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I understand that I wouldn't be able to actually run the TLA+ specs, but is there some way how would I be able to run i.e. some of the traces against a live system?

I do QA work and for quite some time I have been intrigued by property based testing. But we are usually testing lot of interconnected micro-services and when I tried to define test-scenario in i.e. quick-check, the end-result was always too complicated to maintain.

I basically tried to do a similar thing to John Hughes "Mysteries of Dropbox" paper.

It seems that with temporal logic it would have been much easier to specify the expected behavior of the program and then use the generated trace to instrument the live service and check that all of the properties still hold.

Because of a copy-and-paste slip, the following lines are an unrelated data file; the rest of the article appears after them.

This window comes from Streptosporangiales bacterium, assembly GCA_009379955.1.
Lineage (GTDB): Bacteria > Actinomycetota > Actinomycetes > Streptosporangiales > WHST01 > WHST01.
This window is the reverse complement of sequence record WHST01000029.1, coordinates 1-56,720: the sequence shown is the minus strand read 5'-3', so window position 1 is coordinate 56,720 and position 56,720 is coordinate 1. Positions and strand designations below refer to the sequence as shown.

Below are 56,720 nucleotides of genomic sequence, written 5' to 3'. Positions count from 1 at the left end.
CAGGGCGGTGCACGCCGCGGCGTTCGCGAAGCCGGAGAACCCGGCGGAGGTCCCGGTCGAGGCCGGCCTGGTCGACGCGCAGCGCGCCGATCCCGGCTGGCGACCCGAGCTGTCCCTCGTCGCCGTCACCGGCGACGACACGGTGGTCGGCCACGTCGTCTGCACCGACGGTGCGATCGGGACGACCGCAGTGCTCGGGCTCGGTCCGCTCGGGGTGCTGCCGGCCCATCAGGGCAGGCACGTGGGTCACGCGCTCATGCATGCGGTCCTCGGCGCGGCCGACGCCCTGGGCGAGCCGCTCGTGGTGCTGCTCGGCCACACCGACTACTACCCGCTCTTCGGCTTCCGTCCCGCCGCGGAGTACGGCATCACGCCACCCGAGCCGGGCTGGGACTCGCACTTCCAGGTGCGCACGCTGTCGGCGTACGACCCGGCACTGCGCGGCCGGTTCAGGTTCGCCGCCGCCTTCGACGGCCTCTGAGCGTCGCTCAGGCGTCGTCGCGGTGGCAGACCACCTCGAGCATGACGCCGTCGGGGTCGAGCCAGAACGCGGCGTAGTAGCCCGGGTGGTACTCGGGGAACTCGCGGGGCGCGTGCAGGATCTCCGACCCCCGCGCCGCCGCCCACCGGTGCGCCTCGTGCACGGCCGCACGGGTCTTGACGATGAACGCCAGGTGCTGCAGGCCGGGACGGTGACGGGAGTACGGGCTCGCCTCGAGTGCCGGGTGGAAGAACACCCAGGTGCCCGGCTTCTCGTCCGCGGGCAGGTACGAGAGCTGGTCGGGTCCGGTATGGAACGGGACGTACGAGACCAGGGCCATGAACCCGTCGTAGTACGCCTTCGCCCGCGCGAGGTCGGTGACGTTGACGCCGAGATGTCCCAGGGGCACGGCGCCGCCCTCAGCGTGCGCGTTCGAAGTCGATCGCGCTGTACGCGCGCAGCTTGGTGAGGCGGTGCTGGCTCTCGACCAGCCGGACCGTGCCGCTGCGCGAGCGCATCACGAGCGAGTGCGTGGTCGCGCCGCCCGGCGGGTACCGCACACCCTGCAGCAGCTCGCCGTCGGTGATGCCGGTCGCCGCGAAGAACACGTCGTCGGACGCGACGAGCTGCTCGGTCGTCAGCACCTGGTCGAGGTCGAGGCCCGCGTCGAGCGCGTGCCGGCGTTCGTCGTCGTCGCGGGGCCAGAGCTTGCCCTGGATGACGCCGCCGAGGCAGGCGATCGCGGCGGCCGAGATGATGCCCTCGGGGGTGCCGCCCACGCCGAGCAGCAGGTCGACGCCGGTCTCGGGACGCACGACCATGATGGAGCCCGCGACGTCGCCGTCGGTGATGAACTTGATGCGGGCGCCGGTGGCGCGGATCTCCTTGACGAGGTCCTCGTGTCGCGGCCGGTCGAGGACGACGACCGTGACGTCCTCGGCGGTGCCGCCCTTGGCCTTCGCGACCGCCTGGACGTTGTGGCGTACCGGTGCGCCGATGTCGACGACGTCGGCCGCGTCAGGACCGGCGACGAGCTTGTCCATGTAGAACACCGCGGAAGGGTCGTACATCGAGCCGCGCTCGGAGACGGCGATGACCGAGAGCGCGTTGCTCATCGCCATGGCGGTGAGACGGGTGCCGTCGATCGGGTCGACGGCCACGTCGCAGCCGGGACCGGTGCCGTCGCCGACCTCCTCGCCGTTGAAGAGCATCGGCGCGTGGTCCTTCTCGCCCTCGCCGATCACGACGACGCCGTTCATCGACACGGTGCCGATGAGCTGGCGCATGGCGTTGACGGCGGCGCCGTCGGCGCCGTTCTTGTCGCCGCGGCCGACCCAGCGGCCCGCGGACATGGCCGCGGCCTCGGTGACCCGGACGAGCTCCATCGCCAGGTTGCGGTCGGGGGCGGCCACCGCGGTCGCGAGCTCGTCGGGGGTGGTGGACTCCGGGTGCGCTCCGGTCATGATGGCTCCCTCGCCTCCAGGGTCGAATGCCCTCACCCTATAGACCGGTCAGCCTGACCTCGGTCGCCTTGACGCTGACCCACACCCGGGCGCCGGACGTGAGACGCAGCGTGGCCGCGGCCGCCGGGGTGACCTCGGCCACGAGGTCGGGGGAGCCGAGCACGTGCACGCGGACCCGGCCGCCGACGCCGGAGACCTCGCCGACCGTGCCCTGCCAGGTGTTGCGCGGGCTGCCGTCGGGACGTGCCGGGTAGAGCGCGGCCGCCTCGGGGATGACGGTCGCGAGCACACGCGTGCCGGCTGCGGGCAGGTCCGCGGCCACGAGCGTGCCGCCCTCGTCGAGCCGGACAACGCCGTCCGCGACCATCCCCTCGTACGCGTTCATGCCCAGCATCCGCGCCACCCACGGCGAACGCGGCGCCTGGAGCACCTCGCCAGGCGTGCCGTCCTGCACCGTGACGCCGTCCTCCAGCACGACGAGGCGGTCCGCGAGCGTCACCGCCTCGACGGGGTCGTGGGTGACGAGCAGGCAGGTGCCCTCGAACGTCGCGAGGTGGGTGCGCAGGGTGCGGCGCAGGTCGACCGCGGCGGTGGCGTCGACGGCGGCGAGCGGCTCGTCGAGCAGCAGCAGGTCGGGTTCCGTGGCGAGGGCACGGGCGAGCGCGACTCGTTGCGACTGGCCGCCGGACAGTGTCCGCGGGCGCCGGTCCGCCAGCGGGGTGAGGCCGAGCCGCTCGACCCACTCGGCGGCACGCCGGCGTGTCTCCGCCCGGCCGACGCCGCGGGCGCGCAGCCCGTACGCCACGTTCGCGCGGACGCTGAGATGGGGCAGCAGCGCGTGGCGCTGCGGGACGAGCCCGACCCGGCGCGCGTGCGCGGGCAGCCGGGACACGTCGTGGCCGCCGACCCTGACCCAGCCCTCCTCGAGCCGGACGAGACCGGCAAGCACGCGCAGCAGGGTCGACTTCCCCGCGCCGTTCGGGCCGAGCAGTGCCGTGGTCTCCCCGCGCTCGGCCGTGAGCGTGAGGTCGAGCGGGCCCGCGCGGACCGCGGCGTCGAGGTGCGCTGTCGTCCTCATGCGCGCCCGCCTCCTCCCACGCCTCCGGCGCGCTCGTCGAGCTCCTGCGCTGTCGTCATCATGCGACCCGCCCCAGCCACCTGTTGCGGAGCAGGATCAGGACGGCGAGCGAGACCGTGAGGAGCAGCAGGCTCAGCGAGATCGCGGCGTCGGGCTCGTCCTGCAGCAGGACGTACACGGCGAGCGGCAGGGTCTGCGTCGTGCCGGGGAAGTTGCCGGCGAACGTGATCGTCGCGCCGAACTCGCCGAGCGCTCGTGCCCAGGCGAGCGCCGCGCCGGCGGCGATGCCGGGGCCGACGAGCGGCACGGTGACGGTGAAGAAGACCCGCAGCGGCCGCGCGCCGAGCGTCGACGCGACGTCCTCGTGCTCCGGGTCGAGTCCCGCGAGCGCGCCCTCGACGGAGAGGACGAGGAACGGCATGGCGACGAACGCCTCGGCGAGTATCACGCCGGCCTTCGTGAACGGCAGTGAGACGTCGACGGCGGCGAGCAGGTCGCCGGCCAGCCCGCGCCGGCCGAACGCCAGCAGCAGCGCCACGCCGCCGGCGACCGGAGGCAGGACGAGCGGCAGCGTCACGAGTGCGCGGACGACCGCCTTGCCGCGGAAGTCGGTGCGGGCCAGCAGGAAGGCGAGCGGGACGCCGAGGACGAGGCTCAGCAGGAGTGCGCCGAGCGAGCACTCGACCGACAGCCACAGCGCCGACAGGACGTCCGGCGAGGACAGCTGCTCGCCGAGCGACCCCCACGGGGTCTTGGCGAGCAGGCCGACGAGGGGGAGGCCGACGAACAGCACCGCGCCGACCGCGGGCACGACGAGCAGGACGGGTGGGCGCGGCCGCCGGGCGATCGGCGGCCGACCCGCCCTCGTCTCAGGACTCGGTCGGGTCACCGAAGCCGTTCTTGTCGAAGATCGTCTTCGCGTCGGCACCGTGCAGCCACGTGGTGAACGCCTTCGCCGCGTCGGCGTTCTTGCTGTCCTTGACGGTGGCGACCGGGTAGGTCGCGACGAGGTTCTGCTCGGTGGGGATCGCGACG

This is a really good idea! It's been pitched inside where I work in Azure, but not yet implemented anywhere (to my knowledge). The basic idea is you have a TLA+ spec of your system, then you run the model-checker in "simulation" mode to generate random execution traces. You take these generated execution traces, and, according to some predefined correspondence between the actions in your TLA+ spec and some API call in your code (a node becoming inaccessible or a message being sent, for example), run the execution traces on your real-world system.

I'd love to see you implement this and write about your experiences.

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